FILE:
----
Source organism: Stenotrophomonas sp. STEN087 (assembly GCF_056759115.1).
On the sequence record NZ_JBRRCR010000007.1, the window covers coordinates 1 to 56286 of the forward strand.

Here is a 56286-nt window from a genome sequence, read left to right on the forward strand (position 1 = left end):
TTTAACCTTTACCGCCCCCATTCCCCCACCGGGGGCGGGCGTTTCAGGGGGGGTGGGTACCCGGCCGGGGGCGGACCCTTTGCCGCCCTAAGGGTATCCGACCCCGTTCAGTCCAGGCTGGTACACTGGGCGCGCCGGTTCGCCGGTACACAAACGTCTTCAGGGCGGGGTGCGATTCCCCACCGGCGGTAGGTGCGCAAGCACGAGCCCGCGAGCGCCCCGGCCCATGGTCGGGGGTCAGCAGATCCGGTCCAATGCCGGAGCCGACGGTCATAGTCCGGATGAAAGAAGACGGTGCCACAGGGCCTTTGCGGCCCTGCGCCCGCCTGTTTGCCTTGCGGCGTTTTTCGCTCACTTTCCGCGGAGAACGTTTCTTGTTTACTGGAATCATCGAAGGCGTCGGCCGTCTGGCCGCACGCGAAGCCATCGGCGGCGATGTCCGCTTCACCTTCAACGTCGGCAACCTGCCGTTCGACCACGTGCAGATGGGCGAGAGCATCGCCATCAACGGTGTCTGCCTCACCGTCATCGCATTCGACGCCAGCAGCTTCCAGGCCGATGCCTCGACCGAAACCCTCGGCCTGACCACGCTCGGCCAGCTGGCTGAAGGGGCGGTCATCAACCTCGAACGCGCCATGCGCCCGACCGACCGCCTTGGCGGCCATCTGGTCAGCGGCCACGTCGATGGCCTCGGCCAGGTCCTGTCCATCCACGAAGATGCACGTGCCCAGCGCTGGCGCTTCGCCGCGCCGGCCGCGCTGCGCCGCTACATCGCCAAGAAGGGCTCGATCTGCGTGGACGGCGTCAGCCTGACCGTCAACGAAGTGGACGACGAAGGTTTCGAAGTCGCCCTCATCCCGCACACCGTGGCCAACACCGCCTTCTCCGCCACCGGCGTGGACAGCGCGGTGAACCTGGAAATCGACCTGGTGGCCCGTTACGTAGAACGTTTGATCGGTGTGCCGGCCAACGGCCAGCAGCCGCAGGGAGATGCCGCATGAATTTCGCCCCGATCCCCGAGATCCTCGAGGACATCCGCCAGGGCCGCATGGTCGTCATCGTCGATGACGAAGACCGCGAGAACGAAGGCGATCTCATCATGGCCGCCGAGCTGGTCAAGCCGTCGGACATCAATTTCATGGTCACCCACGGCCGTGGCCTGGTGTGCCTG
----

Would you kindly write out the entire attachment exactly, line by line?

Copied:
Source organism: Stenotrophomonas sp. STEN087 (assembly GCF_056759115.1).
On the sequence record NZ_JBRRCR010000007.1, the window covers coordinates 1 to 56286 of the forward strand.

Here is a 56286-nt window from a genome sequence, read left to right on the forward strand (position 1 = left end):
TTTAACCTTTACCGCCCCCATTCCCCCACCGGGGGCGGGCGTTTCAGGGGGGGTGGGTACCCGGCCGGGGGCGGACCCTTTGCCGCCCTAAGGGTATCCGACCCCGTTCAGTCCAGGCTGGTACACTGGGCGCGCCGGTTCGCCGGTACACAAACGTCTTCAGGGCGGGGTGCGATTCCCCACCGGCGGTAGGTGCGCAAGCACGAGCCCGCGAGCGCCCCGGCCCATGGTCGGGGGTCAGCAGATCCGGTCCAATGCCGGAGCCGACGGTCATAGTCCGGATGAAAGAAGACGGTGCCACAGGGCCTTTGCGGCCCTGCGCCCGCCTGTTTGCCTTGCGGCGTTTTTCGCTCACTTTCCGCGGAGAACGTTTCTTGTTTACTGGAATCATCGAAGGCGTCGGCCGTCTGGCCGCACGCGAAGCCATCGGCGGCGATGTCCGCTTCACCTTCAACGTCGGCAACCTGCCGTTCGACCACGTGCAGATGGGCGAGAGCATCGCCATCAACGGTGTCTGCCTCACCGTCATCGCATTCGACGCCAGCAGCTTCCAGGCCGATGCCTCGACCGAAACCCTCGGCCTGACCACGCTCGGCCAGCTGGCTGAAGGGGCGGTCATCAACCTCGAACGCGCCATGCGCCCGACCGACCGCCTTGGCGGCCATCTGGTCAGCGGCCACGTCGATGGCCTCGGCCAGGTCCTGTCCATCCACGAAGATGCACGTGCCCAGCGCTGGCGCTTCGCCGCGCCGGCCGCGCTGCGCCGCTACATCGCCAAGAAGGGCTCGATCTGCGTGGACGGCGTCAGCCTGACCGTCAACGAAGTGGACGACGAAGGTTTCGAAGTCGCCCTCATCCCGCACACCGTGGCCAACACCGCCTTCTCCGCCACCGGCGTGGACAGCGCGGTGAACCTGGAAATCGACCTGGTGGCCCGTTACGTAGAACGTTTGATCGGTGTGCCGGCCAACGGCCAGCAGCCGCAGGGAGATGCCGCATGAATTTCGCCCCGATCCCCGAGATCCTCGAGGACATCCGCCAGGGCCGCATGGTCGTCATCGTCGATGACGAAGACCGCGAGAACGAAGGCGATCTCATCATGGCCGCCGAGCTGGTCAAGCCGTCGGACATCAATTTCATGGTCACCCACGGCCGTGGCCTGGTGTGCCTG